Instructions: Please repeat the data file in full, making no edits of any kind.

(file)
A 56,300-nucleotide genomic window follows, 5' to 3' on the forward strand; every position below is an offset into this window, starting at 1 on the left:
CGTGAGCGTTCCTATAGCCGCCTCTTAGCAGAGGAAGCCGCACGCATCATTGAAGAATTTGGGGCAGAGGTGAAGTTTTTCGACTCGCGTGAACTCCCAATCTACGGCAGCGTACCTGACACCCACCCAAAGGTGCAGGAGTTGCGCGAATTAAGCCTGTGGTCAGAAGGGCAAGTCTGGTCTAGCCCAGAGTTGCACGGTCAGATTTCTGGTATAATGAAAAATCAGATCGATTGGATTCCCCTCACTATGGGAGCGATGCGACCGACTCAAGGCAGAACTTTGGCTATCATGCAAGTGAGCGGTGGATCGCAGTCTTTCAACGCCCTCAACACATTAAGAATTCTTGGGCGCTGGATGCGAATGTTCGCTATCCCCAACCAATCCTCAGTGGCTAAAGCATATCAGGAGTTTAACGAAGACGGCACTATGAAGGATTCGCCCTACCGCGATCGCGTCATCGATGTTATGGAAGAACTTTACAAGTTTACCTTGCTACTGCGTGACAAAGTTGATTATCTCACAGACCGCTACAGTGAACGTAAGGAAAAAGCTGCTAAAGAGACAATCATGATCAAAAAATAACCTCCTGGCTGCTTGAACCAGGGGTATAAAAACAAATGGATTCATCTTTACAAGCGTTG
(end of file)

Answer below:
A 56,300-nucleotide genomic window follows, 5' to 3' on the forward strand; every position below is an offset into this window, starting at 1 on the left:
CGTGAGCGTTCCTATAGCCGCCTCTTAGCAGAGGAAGCCGCACGCATCATTGAAGAATTTGGGGCAGAGGTGAAGTTTTTCGACTCGCGTGAACTCCCAATCTACGGCAGCGTACCTGACACCCACCCAAAGGTGCAGGAGTTGCGCGAATTAAGCCTGTGGTCAGAAGGGCAAGTCTGGTCTAGCCCAGAGTTGCACGGTCAGATTTCTGGTATAATGAAAAATCAGATCGATTGGATTCCCCTCACTATGGGAGCGATGCGACCGACTCAAGGCAGAACTTTGGCTATCATGCAAGTGAGCGGTGGATCGCAGTCTTTCAACGCCCTCAACACATTAAGAATTCTTGGGCGCTGGATGCGAATGTTCGCTATCCCCAACCAATCCTCAGTGGCTAAAGCATATCAGGAGTTTAACGAAGACGGCACTATGAAGGATTCGCCCTACCGCGATCGCGTCATCGATGTTATGGAAGAACTTTACAAGTTTACCTTGCTACTGCGTGACAAAGTTGATTATCTCACAGACCGCTACAGTGAACGTAAGGAAAAAGCTGCTAAAGAGACAATCATGATCAAAAAATAACCTCCTGGCTGCTTGAACCAGGGGTATAAAAACAAATGGATTCATCTTTACAAGCGTTG